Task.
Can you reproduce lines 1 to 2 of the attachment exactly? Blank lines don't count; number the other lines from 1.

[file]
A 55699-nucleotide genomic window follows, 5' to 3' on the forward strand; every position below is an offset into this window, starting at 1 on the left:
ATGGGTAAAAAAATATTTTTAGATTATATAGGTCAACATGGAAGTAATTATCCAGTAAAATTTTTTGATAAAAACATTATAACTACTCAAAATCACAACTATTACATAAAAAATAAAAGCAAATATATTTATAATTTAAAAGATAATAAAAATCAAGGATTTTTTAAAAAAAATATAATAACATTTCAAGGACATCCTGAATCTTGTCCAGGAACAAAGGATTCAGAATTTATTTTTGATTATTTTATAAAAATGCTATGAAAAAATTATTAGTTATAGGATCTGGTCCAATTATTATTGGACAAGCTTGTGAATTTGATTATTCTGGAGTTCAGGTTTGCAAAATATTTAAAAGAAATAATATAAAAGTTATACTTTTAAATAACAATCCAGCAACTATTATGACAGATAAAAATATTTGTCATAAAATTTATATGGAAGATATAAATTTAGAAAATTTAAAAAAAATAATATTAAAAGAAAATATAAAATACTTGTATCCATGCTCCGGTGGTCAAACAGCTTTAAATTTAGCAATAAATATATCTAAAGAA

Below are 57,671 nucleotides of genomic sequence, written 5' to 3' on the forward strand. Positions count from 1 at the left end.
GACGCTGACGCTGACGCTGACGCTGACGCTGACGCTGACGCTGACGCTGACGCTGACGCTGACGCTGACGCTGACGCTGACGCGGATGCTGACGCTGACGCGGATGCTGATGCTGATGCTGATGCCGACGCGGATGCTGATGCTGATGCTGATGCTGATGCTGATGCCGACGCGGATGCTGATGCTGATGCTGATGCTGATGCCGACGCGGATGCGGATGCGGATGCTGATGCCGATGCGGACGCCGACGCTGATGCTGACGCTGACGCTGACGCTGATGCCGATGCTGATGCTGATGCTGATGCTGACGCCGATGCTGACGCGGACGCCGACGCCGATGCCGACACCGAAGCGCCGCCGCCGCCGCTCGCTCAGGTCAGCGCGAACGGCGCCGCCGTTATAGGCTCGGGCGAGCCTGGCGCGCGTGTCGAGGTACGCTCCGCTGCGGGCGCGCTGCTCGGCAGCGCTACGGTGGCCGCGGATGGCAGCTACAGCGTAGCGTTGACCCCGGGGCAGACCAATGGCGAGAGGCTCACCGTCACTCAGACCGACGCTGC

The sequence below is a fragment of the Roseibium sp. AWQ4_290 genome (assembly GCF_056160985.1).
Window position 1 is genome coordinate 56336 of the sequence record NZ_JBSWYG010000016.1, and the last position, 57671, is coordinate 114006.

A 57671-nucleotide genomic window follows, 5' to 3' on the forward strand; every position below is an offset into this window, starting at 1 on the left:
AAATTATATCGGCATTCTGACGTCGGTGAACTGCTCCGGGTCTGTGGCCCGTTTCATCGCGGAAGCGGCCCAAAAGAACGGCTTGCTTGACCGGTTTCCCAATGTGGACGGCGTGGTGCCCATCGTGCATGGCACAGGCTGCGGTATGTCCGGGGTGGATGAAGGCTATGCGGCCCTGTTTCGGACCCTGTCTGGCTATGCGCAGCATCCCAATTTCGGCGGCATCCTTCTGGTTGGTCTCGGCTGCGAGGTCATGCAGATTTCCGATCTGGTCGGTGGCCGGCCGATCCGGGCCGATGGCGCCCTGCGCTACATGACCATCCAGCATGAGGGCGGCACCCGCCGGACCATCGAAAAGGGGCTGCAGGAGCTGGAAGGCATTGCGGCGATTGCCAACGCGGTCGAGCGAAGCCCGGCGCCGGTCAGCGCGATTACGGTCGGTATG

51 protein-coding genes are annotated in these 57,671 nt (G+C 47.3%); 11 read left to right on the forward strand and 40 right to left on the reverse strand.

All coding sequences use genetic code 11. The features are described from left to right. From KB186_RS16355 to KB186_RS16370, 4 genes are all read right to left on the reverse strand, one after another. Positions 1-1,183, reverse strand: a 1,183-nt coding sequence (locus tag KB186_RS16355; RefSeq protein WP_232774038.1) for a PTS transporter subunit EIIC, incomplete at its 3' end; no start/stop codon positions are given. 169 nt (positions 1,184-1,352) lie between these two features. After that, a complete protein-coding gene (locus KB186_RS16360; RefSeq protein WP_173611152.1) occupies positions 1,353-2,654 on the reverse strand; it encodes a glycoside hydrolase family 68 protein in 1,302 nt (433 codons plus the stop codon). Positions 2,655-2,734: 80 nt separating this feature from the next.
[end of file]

A 55699-nucleotide genomic window follows, 5' to 3' on the forward strand; every position below is an offset into this window, starting at 1 on the left:
ATGGGTAAAAAAATATTTTTAGATTATATAGGTCAACATGGAAGTAATTATCCAGTAAAATTTTTTGATAAAAACATTATAACTACTCAAAATCACAACTATTACATAAAAAATAAAAGCAAATATATTTATAATTTAAAAGATAATAAAAATCAAGGATTTTTTAAAAAAAATATAATAACATTTCAAGGACATCCTGAATCTTGTCCAGGAACAAAGGATTCAGAATTTATTTTTGATTATTTTATAAAAATGCTATGAAAAAATTATTAGTTATAGGATCTGGTCCAATTATTATTGGACAAGCTTGTGAATTTGATTATTCTGGAGTTCAGGTTTGCAAAATATTTAAAAGAAATAATATAAAAGTTATACTTTTAAATAACAATCCAGCAACTATTATGACAGATAAAAATATTTGTCATAAAATTTATATGGAAGATATAAATTTAGAAAATTTAAAAAAAATAATATTAAAAGAAAATATAAAATACTTGTATCCATGCTCCGGTGGTCAAACAGCTTTAAATTTAGCAATAAATATATCTAAAGAA